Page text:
2000 orphans adopted by foster families - children agency

At least 2000 orphans have been reintegrated into foster families since the inception of a campaign to mobilise the community to promote safe family environment for children and encourage families to receive children living in orphanages.

At least 2000 orphans have been reintegrated into foster families since the inception of a campaign to mobilise the community to promote safe family environment for children and encourage families to receive children living in orphanages.

This was announced, yesterday, at a workshop organised to tip journalists on ethical reporting on children as part of the same community mobilisation campaign.

At the orientation workshop in Kicukiro District, media representatives were tipped on being accurate, fair and objective, among other ethical principles.

The campaign is also part of the programme dubbed, “Tubarere Mu Muryango (TMM),” which literally translates to “Let’s raise children in families.”

The programme was launched in 2012 as part of the child care reform strategy to remove children from orphanages and keep them under family and community care.

It aims at promoting child rights and reintegration of children from orphanages into family-based care or transforming orphanages into child-centred community based structures to avoid child abandonment.

Other strategies include community outreach, training of local authorities, religious assemblies, among others.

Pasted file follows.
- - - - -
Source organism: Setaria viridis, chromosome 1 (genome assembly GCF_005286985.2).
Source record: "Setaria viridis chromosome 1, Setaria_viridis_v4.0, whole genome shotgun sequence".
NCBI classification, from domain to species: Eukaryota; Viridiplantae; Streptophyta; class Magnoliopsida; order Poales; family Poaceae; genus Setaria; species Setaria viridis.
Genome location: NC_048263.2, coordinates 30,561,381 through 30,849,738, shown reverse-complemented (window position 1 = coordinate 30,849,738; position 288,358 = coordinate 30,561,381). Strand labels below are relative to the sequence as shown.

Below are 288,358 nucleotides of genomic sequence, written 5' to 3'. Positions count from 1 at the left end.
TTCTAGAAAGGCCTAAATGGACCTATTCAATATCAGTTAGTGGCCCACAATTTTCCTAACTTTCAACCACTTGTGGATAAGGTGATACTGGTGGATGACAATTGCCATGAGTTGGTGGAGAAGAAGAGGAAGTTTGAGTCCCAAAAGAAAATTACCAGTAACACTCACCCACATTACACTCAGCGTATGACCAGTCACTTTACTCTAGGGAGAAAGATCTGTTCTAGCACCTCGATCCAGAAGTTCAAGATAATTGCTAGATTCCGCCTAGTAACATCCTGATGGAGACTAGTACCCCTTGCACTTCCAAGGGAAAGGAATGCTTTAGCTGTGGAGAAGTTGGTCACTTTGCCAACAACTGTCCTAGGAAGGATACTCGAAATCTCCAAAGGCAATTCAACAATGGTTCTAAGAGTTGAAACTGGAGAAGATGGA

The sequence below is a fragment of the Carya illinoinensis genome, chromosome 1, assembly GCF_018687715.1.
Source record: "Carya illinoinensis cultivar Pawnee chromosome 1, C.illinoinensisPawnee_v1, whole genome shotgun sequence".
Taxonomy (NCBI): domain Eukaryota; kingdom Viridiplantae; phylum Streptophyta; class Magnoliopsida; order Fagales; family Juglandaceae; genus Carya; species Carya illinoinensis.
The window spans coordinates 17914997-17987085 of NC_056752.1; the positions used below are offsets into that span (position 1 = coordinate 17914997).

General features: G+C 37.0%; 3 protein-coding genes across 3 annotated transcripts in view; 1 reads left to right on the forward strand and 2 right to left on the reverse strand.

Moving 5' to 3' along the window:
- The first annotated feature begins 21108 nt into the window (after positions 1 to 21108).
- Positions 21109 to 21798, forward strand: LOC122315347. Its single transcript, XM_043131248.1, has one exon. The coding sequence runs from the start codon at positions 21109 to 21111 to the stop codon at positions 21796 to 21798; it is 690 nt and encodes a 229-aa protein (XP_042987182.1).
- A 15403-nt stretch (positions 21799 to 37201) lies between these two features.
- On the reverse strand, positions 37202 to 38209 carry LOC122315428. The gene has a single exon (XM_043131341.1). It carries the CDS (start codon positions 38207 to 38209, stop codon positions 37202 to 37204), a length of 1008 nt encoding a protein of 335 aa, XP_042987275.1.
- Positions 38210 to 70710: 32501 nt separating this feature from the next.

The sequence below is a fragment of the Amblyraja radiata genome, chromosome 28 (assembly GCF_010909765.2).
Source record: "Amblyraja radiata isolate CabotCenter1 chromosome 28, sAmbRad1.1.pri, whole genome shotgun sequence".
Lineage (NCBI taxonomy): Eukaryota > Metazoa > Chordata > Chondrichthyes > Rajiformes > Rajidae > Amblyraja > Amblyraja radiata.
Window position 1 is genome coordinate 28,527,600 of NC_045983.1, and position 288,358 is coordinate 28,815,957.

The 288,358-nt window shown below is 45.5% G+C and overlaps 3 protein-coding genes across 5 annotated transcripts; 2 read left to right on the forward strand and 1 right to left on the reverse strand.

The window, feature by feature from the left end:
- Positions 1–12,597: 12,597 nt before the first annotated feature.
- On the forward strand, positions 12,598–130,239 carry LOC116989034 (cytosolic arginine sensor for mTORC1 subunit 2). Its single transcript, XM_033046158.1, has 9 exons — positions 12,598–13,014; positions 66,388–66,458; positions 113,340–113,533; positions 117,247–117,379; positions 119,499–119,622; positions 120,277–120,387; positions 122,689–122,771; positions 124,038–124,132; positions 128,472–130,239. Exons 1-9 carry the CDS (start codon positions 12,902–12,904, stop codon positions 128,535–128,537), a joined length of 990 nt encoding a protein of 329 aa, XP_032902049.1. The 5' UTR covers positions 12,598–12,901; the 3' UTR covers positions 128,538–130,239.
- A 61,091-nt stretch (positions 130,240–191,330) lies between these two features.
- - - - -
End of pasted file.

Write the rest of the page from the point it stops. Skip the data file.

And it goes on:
Esperance Uwicyeza, TMM programme manager at National Commission for Children, said the programme has been effective with many people understanding it.

“Initially, many people didn’t understand this programme. But, today, many recognise that a child should be raised in a family. The next step is to take care of those who have got families. Every Rwandan who thinks of a bright future for this nation should commit to take care of these children,” she said.

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Uwicyeza speaks at the workshop in Kigali yesterday. (Nadege Imbabazi.)

She said 2,294 out of 3,323 children have been reintegrated into families since the inception of the programme.

Thacien Kwitonda, who has adopted a girl, lauded the programme.

“We consider her our daughter. Children are better raised in families than in orphanages. Parents should welcome them in their families,” he said.

Ted Maly, UNICEF country representative, said children raised in institutions for longer period than needed suffer physical and psychological consequences.

“A family is a natural foundation for the wellbeing and protection of children. Everyone in society has a role and responsibility and can help to provide a protective environment for children. Journalists can support children and help communities have a better understanding of the situation and the needs of children,” he said.

Dr Claudine Kanyamanza Uwera, the executive secretary of the National Commission for Children, said the commission alone cannot achieve its mandate.

“Among the objectives of the programme is communication and advocacy that focuses on raising community awareness on the benefits of family-based care for children. We want to reinforce the capacity of media practitioners to report on the programme in the frame of raising awareness for behaviour and social change,” she said.

Through the programme, Inshuti z’umuryango (child and family protection volunteers) follow up children who were placed in biological families, foster care or adopted by other families.

There are also social workers and psychologists working in 15 districts of the country to follow up on adopted children and provide psychosocial support. 

editorial@newtimes.co.rw 

 

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